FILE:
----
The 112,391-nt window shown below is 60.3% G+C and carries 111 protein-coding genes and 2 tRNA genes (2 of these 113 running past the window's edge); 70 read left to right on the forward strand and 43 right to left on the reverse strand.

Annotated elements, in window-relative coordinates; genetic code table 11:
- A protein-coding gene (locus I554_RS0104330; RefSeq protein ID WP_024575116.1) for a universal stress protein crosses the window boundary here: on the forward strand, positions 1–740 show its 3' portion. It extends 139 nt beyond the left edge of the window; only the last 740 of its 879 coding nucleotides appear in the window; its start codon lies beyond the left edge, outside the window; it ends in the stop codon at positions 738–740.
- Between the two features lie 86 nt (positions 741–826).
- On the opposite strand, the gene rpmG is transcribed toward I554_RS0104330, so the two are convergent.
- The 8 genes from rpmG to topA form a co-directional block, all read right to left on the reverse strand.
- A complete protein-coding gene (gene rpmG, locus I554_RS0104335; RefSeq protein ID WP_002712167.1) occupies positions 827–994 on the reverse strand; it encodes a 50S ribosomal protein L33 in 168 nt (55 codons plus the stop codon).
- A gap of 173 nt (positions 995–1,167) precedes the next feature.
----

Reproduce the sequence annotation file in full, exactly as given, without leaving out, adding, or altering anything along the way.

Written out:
The 112,391-nt window shown below is 60.3% G+C and carries 111 protein-coding genes and 2 tRNA genes (2 of these 113 running past the window's edge); 70 read left to right on the forward strand and 43 right to left on the reverse strand.

Annotated elements, in window-relative coordinates; genetic code table 11:
- A protein-coding gene (locus I554_RS0104330; RefSeq protein ID WP_024575116.1) for a universal stress protein crosses the window boundary here: on the forward strand, positions 1–740 show its 3' portion. It extends 139 nt beyond the left edge of the window; only the last 740 of its 879 coding nucleotides appear in the window; its start codon lies beyond the left edge, outside the window; it ends in the stop codon at positions 738–740.
- Between the two features lie 86 nt (positions 741–826).
- On the opposite strand, the gene rpmG is transcribed toward I554_RS0104330, so the two are convergent.
- The 8 genes from rpmG to topA form a co-directional block, all read right to left on the reverse strand.
- A complete protein-coding gene (gene rpmG, locus I554_RS0104335; RefSeq protein ID WP_002712167.1) occupies positions 827–994 on the reverse strand; it encodes a 50S ribosomal protein L33 in 168 nt (55 codons plus the stop codon).
- A gap of 173 nt (positions 995–1,167) precedes the next feature.